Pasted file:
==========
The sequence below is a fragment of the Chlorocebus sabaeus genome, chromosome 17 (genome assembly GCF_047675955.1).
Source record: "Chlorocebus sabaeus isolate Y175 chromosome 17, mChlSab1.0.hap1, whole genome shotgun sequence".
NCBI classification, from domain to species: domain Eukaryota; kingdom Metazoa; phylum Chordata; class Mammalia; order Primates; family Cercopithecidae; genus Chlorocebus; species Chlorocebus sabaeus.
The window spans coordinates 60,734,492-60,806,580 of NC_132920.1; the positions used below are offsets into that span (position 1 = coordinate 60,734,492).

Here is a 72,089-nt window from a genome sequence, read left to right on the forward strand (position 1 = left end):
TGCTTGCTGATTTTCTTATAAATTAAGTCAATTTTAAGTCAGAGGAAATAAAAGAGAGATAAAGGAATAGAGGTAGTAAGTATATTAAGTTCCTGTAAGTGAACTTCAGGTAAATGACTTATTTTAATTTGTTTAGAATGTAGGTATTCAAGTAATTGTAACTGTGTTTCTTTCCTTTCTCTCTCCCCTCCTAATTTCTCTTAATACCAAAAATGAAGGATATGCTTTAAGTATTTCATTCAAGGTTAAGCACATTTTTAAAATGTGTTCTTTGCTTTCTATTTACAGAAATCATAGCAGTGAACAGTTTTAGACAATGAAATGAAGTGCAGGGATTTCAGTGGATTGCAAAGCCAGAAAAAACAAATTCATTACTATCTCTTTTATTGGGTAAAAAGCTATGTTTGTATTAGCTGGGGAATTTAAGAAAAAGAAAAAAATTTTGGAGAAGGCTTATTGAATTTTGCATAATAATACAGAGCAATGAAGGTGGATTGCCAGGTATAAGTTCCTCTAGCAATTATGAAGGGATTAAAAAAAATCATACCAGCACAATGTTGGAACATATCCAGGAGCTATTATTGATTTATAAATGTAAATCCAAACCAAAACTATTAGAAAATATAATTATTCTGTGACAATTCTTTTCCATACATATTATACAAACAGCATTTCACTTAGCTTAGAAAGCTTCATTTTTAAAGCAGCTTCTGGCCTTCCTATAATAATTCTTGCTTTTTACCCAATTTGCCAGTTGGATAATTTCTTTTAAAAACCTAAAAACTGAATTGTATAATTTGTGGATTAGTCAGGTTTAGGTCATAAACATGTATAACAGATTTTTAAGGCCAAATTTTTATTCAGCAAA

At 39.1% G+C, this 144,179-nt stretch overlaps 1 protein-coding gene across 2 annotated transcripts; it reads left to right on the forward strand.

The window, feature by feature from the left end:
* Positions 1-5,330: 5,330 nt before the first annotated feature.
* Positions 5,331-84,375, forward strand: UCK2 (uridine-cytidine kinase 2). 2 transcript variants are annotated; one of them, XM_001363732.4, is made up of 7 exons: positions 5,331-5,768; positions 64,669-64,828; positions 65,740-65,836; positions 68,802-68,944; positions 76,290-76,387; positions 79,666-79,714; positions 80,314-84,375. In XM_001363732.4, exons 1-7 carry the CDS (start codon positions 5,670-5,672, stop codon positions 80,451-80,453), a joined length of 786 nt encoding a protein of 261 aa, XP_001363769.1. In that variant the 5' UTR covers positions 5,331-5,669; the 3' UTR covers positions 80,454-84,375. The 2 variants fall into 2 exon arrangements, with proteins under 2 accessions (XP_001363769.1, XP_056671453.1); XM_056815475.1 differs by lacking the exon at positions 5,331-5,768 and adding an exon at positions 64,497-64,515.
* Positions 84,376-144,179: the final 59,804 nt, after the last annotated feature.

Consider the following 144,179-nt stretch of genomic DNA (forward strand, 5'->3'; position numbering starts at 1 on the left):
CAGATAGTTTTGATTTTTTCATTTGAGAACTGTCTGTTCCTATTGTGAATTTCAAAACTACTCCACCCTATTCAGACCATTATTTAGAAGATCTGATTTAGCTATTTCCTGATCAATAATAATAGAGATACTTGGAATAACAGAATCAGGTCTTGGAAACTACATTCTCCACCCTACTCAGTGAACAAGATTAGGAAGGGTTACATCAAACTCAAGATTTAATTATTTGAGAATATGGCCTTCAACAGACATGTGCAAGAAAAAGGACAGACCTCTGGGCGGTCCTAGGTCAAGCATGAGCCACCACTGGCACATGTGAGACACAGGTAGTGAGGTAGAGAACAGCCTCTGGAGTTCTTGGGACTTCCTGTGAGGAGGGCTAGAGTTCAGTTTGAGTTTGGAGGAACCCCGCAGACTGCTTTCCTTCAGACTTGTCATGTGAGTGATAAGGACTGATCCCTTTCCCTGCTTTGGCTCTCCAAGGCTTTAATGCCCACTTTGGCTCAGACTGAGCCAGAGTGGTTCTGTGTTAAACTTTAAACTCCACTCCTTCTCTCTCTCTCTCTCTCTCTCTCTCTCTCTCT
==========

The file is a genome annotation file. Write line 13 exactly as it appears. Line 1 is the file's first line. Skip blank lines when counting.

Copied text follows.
CAGATAGTTTTGATTTTTTCATTTGAGAACTGTCTGTTCCTATTGTGAATTTCAAAACTACTCCACCCTATTCAGACCATTATTTAGAAGATCTGATTTAGCTATTTCCTGATCAATAATAATAGAGATACTTGGAATAACAGAATCAGGTCTTGGAAACTACATTCTCCACCCTACTCAGTGAACAAGATTAGGAAGGGTTACATCAAACTCAAGATTTAATTATTTGAGAATATGGCCTTCAACAGACATGTGCAAGAAAAAGGACAGACCTCTGGGCGGTCCTAGGTCAAGCATGAGCCACCACTGGCACATGTGAGACACAGGTAGTGAGGTAGAGAACAGCCTCTGGAGTTCTTGGGACTTCCTGTGAGGAGGGCTAGAGTTCAGTTTGAGTTTGGAGGAACCCCGCAGACTGCTTTCCTTCAGACTTGTCATGTGAGTGATAAGGACTGATCCCTTTCCCTGCTTTGGCTCTCCAAGGCTTTAATGCCCACTTTGGCTCAGACTGAGCCAGAGTGGTTCTGTGTTAAACTTTAAACTCCACTCCTTCTCTCTCTCTCTCTCTCTCTCTCTCTCTCTCT